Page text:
Touching Lives - September 2014
Helping children with cancer
Germ cell tumours develop from cells that produce eggs or sperm so mostly occur in the ovaries or testes, but they can also develop in other parts of the body including the brain.Although survival rates are high, sadly some children still die and current treatments can have damaging long-term side effects for those who survive. Dr Bailey, pictured here, who is based at Cambridge University, says: “Children are currently treated with a combination of surgery, chemotherapy and radiotherapy. Parents worry not only about whether their child will survive, but also about the toxicity of these therapies and how this might affect the rest of their child’s life.
“Children who survive can go on to develop long-term complications. For example, chemotherapy is associated with hearing loss, and kidney, heart and lung problems.” Dr Bailey hopes to develop a new, non-toxic treatment for these young cancer patients. She says: “I strongly believe that clinicians, like me, who care for children with cancer are perfectly placed to lead research into new treatments, with the aim of changing children’s lives for the better.”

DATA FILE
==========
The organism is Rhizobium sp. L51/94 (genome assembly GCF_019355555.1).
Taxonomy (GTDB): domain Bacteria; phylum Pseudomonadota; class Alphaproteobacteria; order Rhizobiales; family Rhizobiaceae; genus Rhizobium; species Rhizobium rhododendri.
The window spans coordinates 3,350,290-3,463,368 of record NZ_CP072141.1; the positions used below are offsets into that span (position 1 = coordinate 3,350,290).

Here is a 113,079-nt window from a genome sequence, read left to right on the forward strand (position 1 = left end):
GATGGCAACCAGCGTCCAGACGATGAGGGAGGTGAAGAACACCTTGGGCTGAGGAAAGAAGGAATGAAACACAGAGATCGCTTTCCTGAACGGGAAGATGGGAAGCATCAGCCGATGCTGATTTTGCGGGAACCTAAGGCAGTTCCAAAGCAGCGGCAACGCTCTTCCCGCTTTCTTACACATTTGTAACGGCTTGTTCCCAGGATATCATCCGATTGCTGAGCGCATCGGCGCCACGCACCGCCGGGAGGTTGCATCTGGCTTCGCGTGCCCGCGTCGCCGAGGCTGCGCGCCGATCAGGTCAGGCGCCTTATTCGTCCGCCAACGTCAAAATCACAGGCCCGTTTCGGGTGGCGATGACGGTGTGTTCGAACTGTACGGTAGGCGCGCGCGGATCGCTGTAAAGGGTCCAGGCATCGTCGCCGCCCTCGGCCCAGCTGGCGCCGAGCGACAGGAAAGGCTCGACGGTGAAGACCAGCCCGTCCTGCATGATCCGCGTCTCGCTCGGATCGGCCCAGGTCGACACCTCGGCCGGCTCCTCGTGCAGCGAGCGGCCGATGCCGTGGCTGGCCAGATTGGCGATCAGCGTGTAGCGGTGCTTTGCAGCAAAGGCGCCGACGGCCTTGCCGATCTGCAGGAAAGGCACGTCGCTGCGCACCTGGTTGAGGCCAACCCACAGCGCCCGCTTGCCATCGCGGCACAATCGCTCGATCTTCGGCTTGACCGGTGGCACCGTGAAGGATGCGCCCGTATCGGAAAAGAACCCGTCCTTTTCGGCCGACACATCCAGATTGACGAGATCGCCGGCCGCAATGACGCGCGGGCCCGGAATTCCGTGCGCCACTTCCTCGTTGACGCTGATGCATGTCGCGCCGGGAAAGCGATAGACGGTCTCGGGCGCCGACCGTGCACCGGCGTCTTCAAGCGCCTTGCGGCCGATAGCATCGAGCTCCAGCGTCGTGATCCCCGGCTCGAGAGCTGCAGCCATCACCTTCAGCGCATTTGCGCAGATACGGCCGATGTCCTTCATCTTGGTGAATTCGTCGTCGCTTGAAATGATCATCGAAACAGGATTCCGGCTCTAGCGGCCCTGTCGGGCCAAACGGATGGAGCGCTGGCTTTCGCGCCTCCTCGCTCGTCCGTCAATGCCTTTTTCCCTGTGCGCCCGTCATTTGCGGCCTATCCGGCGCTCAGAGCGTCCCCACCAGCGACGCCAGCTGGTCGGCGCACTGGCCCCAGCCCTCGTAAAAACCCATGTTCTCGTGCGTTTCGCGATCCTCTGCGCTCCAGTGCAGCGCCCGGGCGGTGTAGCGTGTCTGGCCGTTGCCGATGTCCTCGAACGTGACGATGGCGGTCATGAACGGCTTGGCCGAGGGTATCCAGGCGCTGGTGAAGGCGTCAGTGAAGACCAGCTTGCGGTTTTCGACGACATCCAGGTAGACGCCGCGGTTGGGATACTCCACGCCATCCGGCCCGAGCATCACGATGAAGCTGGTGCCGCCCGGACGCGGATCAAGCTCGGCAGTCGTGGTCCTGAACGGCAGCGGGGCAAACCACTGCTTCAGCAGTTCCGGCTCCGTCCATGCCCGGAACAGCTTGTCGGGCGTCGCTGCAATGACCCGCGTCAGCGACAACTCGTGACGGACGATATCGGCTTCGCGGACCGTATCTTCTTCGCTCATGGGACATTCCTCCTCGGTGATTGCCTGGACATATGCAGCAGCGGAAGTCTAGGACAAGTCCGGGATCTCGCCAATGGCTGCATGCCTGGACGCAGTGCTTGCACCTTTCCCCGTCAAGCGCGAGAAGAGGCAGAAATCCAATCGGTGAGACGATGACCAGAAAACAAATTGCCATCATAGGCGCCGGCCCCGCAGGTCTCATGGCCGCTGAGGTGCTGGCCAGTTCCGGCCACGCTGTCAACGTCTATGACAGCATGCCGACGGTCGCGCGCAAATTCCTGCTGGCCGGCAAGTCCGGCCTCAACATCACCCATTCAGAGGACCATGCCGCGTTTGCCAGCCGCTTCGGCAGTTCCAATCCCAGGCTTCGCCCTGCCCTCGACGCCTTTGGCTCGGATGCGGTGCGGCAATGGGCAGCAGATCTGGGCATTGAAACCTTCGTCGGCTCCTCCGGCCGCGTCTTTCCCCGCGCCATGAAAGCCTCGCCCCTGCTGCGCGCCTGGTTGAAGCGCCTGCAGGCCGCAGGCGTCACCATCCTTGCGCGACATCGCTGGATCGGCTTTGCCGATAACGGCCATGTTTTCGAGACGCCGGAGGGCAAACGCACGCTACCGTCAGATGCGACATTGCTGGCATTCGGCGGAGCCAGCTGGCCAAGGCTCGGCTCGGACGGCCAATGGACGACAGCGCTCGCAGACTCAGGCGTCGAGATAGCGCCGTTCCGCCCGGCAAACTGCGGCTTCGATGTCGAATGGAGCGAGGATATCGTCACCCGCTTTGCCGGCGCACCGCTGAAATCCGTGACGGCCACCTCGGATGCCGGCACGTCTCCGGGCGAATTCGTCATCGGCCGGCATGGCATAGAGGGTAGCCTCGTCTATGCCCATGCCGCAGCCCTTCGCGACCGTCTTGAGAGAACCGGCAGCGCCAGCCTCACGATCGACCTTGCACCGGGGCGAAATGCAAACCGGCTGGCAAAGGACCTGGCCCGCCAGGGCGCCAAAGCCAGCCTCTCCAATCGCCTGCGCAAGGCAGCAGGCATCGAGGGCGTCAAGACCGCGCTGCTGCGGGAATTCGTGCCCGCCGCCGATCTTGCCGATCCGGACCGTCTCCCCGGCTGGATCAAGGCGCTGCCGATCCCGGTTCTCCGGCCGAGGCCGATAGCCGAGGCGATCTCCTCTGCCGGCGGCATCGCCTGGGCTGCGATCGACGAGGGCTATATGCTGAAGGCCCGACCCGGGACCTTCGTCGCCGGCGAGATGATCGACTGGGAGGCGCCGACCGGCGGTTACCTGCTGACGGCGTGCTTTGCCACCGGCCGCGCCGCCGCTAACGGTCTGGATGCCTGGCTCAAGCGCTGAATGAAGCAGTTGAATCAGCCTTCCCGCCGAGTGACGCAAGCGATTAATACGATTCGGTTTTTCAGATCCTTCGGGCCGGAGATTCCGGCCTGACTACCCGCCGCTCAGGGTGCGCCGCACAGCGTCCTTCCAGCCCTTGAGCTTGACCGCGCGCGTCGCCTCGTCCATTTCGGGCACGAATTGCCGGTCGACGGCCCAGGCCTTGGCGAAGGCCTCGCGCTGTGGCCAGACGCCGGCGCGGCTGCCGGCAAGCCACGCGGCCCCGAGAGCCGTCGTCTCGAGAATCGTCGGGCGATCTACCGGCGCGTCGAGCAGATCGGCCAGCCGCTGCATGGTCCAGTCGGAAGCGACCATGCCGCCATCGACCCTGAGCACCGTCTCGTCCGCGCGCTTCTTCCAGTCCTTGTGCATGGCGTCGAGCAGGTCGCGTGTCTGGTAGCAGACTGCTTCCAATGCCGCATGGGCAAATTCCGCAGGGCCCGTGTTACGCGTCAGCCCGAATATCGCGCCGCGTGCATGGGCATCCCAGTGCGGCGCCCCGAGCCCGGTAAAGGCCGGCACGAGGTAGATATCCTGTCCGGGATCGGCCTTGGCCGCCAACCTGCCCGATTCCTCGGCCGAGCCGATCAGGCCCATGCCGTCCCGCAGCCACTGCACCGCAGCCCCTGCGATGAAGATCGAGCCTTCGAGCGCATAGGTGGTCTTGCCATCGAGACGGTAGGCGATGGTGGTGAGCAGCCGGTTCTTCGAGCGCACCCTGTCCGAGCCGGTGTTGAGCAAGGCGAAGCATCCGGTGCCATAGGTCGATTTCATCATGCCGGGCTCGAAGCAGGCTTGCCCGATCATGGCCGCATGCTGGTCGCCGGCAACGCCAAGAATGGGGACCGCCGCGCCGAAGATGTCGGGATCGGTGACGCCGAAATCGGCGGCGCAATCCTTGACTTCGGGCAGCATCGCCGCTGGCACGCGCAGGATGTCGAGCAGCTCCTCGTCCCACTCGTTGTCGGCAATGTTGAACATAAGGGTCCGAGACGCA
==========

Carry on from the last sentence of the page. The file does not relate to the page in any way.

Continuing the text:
With Action funding, Dr Bailey is focusing on molecules called microRNAs – these are small pieces of genetic code that help control protein production in cells. Certain microRNAs are present in excessive amounts in germ cell cancers. Dr Bailey is investigating whether substances that block the action of these molecules could be developed into safer, more effective drug treatments. If her results are positive, the next step would be a trial in patients. “Our ultimate aim is to develop a better treatment for children and young people with germ cell cancers – one that improves survival rates and causes fewer long-term side effects, so that patients can live long and healthy lives after treatment,” she says.
Germ cell cancers can affect people of all ages, with testicular germ cell cancer being one of the commonest causes of cancer in young men. Better treatments would be welcomed by all.
Action’s Research Training Fellowship scheme has been running for more than 40 years, supporting promising doctors and researchers early in their careers. In this time the charity has funded 170 fellowships, worth more than £12 million, and many of these recipients have gone on to become leaders in their field. Dr Bailey says: “I am honoured that Action Medical Research, a charity that has played a key role in supporting research into childhood diseases for many years, has placed its faith in me and my project.”